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The parents of children living in Jamaica, afraid that the kids are growing up uncivilized, decide to send them to England. But during the voyage, the childrens' ship is boarded by pirates and in the confusion the children wind up trapped on the pirate ship. The children view it as a lark, and one of them, a girl named Emily, develops an unusual bond with Chavez, the pirate captain. The superstitious pirates can't wait to unload the kids at the first port, but a tragedy prevents it, and Emily's relationship with Chavez takes a fateful twist. Written by
This film had a long and troubled history. Richard Hughes's original novel, published in 1929, is a dark and disturbing story, and James Mason, who greatly admired it, wanted to make a film of it in the 1950s, producing it for Twentieth Century-Fox as well as playing one of the leads. However, the studio saw it as a light-hearted Disney-style pirate adventure aimed at a family audience; several years after Mason's plans had come to nothing, they revived the project along these lines with Nunnally Johnson assigned as writer and producer. When Alexander Mackendrick was approached to direct, he was appalled by the travestying of Hughes's novel, and was able to persuade leading man Anthony Quinn that a more faithful and disturbing version of the book was a better idea. Johnson's script was rejected. Quinn used his (considerable) influence to help Mackendrick and the ensuing film was highly praised; it was, however, cut by the studio by about 25 minutes, which Mackendrick claimed had ruined it. He always insisted subsequently that he should never have attempted the film, which was a box-office failure. See more »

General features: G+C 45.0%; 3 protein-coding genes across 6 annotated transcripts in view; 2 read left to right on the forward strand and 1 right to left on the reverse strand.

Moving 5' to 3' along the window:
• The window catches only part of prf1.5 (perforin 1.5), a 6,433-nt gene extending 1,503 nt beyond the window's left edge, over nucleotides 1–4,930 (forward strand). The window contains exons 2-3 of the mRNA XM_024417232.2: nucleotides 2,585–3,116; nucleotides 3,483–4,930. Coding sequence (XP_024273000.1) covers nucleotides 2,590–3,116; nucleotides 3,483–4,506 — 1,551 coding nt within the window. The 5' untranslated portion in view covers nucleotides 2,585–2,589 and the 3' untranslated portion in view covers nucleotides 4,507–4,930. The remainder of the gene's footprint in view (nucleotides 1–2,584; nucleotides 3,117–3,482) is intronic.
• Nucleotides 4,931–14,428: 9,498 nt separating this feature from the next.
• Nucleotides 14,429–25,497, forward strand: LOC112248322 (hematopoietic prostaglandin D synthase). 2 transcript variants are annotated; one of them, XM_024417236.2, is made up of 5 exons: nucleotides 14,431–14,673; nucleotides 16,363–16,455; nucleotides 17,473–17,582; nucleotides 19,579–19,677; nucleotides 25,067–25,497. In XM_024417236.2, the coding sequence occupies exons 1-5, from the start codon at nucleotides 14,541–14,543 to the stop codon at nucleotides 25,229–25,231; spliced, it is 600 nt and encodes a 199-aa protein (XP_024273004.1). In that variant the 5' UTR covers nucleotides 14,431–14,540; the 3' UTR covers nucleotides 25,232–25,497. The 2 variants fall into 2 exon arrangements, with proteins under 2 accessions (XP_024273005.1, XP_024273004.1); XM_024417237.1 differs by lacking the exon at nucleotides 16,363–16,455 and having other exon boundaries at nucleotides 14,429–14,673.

The hurricane at the beginning of the film is rather clearly created with a combination of wind machines and water sprayed onto the set. Despite the torrential downpour there is sun-dappling beneath the tree where Emily is looking for her cat, and blue sky and puffy white clouds are visible in the distance behind her and her father. See more »
I saw this fantastic movie for the first and only time as a child in a theater when it was first released in 1965. Since then, I've hoped to see it again and share it with others, but it is not available for viewing anywhere. Repeat, ANYWHERE. It never appears on American TV (I've checked, there are several web sources one can use to track whether specific movies are scheduled to run, and I've never seen any of them showing High Wind appearing on any North American station. In fact, the only time any of theses sources showed it being broadcast anywhere was once, on a network in Japan back in 1988). It has never been re-released for theatrical showings, and it has never been released on video. I even regularly check eBay to see if a "black market" copy might be available, but none have ever shown up.
Mt gut tells me the reason for this is likely the usual in these sorts situations: some endless (and meaningless) copyright dispute. I don't know if that's the case, but if it is, I wish the opposing parties would wake up and realize that (a) this release -- as great as it is -- is too old and unknown to be a big future money maker for anybody, and (b) that whatever that income might be, because of their arguing neither of them is making ANY money of this film.
A great movie, but one lost, in all likelihood because of greed. What a shame.
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